Melbourne, Australia, 13 August 2021 | tennis.com.au

The Australian tennis community is mourning the passing of Craig Miller.

Miller, who was born in the New South Wales town of Young in October 1962, was a standout junior. He finished runner-up to Greg Whitecross in the Australian Open 1979 boys’ singles final, then defeated Wally Masur in the final to claim the title the following year.

He also won the Australian Open 1980 boys’ doubles title with Masur.

During his professional career, Miller achieved a career-high singles ranking of world No.102 in January 1983. He reached the Australian Open second round in 1979 and also made second-round appearances at Wimbledon in 1983 and 1984.

He peaked at No.64 in doubles in January 1984 and won two tour-level titles. His best Grand Slam result was reaching the Australian Open 1985 semifinals with fellow Australian Laurie Warder.

After retiring in 1988, Miller enjoyed a successful coaching career. He held prominent roles at the Australian Institute of Sport, Tennis Australia and Tennis New South Wales, as well as running his own coaching business.

Former world No.1 Todd Woodbridge has led the many tributes to Miller since his passing earlier this week.

“Craig has been a massive part of our tennis community,” said Woodbridge. “I looked up to him when he won the Australian Open juniors and then went on tour. I remember playing him when I was 15, and was later coached by him at the AIS in Canberra. His commitment to teaching and growing the game at all levels is his legacy to tennis.”

Wally Masur, Miller’s former doubles partner, remembers him as ‘a very talented player’.

“He grew up in an era of wooden racquets, where placement and control was really the key and he certainly had talent in spades,” Masur said. “He was a really popular figure too and a bit of a character.”

Masur also described Miller as a highly-effective coach.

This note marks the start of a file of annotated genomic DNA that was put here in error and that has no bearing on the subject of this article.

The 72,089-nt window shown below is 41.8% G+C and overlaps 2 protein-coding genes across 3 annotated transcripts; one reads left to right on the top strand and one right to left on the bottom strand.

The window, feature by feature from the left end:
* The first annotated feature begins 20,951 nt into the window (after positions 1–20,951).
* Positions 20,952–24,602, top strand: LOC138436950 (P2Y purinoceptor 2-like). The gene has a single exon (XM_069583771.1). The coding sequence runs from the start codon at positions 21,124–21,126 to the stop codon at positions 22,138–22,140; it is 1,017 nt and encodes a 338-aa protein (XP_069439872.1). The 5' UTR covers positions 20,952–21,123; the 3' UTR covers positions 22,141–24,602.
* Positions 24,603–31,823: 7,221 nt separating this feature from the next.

“Mills was a great hands-on coach and became a very good administrator, writing programs and helping run Tennis Australia’s performance pathway for a number of years,” he said.

“He was a student of the game who had been through the whole gamut of the experience, so had a really good understanding of the pathway. He had a long and varied career in tennis that was all very successful.”

Wimbledon 1987 champion Pat Cash was saddened by the news too.

“Mills was an important person in my early career,” Cash said. “He was an extremely talented player and, at times, a freakish shot maker. We had plenty of fun and laughs. He was a great role model for the younger players wanting to make it on the tour. In spite of the fact it was extremely competitive, he always kindly looked out for the younger players like myself.

“He was a generous but straight talking kind of guy, that I came to like very much. He will be missed.”

Former pro Chris Kachel, who accompanied Miller overseas early in his playing career and later spent many years working closely with him as a coach, described him as ‘a visionary’.

“He was a very good technical coach and a great mentor to a number of younger coaches,” said Kachel, a former head coach at the Australian Institute of Sport.

“He was a very well respected coach, who knew what he was talking about. He will be sadly missed by the tennis community.”

The Tennis community sends our condolences to Miller’s family and friends.